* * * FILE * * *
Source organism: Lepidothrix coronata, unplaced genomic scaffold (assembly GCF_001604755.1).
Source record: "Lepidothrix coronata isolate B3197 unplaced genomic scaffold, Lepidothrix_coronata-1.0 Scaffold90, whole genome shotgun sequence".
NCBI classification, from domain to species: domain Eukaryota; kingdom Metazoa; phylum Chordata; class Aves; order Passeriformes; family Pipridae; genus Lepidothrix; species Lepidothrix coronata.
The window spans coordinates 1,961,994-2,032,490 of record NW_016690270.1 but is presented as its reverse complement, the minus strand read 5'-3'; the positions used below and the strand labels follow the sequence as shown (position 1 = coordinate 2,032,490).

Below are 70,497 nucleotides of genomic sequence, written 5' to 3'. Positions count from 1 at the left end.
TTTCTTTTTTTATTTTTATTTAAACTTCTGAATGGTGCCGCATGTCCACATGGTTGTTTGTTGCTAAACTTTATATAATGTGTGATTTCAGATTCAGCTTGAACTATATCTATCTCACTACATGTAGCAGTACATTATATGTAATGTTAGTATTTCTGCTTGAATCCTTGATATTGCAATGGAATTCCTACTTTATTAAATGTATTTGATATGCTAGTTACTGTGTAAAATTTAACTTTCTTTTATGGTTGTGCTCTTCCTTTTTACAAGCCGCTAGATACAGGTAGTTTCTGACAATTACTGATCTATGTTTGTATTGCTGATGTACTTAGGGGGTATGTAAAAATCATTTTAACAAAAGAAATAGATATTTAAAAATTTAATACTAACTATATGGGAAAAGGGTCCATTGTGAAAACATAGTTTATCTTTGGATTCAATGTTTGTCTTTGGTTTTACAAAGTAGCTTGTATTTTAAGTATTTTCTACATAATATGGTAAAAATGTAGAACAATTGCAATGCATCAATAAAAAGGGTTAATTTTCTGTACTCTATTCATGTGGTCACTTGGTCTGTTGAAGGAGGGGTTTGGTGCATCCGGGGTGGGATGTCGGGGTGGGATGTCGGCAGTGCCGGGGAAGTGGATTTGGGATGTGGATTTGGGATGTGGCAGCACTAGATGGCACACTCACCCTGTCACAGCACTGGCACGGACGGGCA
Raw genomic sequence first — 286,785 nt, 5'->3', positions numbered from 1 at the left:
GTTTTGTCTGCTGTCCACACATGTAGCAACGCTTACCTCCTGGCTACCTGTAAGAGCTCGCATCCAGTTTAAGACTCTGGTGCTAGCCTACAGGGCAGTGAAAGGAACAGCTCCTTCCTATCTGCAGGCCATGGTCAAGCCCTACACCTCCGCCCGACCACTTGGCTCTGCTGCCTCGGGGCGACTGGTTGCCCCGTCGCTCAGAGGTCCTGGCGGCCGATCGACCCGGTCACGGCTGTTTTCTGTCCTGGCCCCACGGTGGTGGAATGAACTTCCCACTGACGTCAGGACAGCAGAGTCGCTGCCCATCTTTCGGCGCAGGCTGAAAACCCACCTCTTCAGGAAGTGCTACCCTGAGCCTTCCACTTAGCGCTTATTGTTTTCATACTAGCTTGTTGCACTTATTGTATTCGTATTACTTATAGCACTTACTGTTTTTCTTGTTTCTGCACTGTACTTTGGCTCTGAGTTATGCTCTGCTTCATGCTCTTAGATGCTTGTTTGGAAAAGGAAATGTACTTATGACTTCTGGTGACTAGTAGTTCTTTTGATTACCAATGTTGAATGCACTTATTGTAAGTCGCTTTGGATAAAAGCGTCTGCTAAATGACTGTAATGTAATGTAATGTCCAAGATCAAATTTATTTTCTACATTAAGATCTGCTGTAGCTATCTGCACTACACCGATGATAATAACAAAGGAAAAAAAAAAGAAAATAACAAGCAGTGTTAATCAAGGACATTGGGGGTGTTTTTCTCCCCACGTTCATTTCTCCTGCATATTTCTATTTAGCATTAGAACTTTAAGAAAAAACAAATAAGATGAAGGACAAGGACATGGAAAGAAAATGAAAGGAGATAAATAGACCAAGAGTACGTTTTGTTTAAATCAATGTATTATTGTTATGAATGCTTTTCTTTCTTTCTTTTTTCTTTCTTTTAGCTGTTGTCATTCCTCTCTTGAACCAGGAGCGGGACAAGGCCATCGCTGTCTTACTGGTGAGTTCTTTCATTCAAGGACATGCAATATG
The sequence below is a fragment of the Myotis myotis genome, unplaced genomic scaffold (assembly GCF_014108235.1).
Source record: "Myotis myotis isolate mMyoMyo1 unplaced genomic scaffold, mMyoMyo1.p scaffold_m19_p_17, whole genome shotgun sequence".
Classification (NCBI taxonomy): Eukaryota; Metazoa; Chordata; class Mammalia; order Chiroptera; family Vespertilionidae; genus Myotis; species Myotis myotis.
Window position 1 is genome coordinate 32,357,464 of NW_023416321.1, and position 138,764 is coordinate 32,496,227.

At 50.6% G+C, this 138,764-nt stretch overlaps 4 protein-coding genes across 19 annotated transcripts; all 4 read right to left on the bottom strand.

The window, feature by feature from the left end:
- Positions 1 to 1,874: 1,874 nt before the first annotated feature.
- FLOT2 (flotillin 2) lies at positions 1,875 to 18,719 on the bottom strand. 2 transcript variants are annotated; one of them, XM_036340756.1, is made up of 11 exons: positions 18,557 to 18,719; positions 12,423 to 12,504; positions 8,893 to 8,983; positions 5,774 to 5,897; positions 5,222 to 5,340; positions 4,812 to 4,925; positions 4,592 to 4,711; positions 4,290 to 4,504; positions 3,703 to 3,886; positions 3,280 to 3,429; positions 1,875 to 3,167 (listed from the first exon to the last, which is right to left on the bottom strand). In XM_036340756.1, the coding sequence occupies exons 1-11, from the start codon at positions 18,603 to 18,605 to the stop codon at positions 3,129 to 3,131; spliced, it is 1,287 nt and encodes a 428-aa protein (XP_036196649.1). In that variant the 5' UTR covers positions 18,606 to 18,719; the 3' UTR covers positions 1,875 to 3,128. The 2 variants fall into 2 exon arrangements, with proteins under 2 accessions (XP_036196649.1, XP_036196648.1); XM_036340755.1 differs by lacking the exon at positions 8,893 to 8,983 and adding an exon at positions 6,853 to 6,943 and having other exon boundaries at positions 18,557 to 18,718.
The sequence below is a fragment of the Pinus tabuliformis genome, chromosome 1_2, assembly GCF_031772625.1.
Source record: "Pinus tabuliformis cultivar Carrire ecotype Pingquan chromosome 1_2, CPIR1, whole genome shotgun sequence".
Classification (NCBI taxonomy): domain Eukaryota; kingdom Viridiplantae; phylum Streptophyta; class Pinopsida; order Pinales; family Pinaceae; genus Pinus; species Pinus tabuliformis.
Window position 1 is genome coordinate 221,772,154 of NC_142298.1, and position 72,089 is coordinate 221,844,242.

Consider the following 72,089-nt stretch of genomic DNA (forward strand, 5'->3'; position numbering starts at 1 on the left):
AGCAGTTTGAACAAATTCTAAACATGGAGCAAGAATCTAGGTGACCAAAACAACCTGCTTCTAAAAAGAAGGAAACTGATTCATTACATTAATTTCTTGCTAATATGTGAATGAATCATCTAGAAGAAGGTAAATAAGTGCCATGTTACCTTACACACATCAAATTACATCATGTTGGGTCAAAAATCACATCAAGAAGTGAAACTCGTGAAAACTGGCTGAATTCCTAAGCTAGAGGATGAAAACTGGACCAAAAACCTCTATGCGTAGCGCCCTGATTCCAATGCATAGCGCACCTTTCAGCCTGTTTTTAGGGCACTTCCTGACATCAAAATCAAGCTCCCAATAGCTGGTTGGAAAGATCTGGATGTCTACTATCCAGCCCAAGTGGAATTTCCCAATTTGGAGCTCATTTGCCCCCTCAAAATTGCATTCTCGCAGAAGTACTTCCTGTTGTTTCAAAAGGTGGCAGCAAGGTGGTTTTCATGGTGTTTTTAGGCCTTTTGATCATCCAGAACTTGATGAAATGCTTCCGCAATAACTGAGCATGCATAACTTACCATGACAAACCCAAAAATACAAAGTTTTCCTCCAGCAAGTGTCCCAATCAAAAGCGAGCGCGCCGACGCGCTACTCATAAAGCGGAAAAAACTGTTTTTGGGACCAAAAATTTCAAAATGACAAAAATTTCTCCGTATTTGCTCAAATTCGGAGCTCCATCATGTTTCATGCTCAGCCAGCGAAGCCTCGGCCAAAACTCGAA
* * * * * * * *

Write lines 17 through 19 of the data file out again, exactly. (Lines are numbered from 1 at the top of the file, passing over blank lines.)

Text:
The sequence below is a fragment of the Pinus tabuliformis genome, chromosome 1_2, assembly GCF_031772625.1.
Source record: "Pinus tabuliformis cultivar Carrire ecotype Pingquan chromosome 1_2, CPIR1, whole genome shotgun sequence".
Classification (NCBI taxonomy): domain Eukaryota; kingdom Viridiplantae; phylum Streptophyta; class Pinopsida; order Pinales; family Pinaceae; genus Pinus; species Pinus tabuliformis.